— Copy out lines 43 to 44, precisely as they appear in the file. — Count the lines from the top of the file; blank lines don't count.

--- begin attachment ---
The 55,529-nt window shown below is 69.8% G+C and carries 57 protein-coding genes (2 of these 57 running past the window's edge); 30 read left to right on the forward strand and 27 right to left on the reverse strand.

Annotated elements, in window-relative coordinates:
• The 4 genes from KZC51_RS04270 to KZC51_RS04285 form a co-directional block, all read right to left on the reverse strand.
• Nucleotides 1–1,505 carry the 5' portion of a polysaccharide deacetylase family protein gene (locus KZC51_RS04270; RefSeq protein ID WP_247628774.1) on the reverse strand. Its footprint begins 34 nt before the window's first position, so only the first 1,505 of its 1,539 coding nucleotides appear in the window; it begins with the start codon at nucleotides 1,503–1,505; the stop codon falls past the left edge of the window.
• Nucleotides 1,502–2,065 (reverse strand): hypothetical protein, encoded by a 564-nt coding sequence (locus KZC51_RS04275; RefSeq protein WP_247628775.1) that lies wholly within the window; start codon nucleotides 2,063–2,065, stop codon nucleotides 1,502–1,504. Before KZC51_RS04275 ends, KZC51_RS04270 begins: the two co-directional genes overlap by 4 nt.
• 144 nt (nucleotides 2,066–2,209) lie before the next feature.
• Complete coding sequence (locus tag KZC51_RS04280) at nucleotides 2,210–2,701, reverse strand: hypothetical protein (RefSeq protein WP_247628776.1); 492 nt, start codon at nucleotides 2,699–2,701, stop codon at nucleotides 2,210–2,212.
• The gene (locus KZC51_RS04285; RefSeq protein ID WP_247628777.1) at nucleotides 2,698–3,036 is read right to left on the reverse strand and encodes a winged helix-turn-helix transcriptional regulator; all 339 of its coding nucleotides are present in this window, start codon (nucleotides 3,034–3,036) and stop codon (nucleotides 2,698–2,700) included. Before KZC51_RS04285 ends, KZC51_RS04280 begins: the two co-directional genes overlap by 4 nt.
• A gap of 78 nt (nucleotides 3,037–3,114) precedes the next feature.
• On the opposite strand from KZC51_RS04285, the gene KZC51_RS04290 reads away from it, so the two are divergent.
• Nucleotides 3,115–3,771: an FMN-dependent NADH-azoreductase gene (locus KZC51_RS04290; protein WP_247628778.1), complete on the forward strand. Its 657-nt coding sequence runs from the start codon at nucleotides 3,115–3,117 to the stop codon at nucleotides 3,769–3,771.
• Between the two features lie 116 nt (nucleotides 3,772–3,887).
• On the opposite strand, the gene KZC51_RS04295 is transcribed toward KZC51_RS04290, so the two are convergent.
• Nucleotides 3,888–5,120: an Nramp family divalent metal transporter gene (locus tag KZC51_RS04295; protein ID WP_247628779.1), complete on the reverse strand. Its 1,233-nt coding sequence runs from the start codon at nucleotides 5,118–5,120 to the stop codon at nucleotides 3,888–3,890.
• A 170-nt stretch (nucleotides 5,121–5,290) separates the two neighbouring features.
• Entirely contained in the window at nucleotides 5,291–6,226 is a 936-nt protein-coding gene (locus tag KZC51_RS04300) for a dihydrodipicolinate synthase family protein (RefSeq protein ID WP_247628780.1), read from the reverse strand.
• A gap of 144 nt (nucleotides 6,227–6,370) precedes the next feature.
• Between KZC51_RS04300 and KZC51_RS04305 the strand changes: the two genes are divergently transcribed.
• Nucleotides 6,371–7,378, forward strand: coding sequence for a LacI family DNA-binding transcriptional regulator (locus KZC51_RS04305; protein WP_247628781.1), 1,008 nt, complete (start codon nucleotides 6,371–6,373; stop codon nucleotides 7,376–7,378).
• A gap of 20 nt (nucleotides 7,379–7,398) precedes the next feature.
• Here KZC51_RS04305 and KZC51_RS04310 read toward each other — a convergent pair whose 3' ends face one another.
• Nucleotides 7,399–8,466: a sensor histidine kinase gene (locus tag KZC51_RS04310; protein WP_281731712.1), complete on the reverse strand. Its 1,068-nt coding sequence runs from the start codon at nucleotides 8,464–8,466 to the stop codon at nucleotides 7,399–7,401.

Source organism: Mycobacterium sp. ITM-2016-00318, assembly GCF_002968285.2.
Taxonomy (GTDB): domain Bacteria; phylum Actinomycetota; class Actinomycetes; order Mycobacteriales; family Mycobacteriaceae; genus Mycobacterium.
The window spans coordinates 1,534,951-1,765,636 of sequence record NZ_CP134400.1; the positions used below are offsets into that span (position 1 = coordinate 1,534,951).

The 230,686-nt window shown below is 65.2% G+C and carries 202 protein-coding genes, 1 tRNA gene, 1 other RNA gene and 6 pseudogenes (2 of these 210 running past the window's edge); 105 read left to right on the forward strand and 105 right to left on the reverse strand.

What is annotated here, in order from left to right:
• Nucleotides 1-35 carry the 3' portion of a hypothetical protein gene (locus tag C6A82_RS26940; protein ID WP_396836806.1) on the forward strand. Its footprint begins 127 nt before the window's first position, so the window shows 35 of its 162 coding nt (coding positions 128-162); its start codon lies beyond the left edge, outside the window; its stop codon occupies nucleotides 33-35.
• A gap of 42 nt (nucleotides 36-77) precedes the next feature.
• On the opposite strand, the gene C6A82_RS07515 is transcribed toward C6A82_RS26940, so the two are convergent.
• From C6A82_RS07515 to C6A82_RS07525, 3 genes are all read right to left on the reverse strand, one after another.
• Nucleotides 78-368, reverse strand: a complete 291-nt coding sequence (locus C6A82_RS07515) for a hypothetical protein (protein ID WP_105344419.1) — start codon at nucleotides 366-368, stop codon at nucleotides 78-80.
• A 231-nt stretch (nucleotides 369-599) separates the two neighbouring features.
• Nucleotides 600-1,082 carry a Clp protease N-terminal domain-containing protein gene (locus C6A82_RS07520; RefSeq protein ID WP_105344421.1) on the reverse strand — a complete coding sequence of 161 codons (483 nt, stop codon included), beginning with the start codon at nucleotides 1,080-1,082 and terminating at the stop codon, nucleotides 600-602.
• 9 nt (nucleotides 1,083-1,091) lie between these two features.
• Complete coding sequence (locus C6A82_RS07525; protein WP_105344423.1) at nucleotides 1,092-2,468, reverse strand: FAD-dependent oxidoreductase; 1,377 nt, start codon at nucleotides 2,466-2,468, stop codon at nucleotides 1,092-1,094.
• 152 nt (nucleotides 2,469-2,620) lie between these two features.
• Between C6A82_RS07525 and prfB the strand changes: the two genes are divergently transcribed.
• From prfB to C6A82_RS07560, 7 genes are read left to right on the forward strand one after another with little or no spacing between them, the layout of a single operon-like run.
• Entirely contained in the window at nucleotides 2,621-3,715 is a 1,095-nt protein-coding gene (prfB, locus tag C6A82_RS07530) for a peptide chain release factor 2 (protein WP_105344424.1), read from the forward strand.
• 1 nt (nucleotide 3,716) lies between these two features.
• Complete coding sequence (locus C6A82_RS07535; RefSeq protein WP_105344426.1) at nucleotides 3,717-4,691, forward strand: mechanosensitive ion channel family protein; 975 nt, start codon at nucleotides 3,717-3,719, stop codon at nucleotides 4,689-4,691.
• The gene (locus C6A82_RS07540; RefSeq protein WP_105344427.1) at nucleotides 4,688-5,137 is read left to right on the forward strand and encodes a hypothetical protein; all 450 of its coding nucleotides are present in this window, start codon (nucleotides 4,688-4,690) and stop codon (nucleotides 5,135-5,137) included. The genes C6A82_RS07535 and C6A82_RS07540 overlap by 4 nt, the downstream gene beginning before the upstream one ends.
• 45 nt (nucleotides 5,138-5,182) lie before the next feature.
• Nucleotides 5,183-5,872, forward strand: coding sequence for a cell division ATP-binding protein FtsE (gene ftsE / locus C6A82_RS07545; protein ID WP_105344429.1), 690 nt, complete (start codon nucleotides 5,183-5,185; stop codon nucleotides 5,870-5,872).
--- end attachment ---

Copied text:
• The gene (locus C6A82_RS07540; RefSeq protein WP_105344427.1) at nucleotides 4,688-5,137 is read left to right on the forward strand and encodes a hypothetical protein; all 450 of its coding nucleotides are present in this window, start codon (nucleotides 4,688-4,690) and stop codon (nucleotides 5,135-5,137) included. The genes C6A82_RS07535 and C6A82_RS07540 overlap by 4 nt, the downstream gene beginning before the upstream one ends.
• 45 nt (nucleotides 5,138-5,182) lie before the next feature.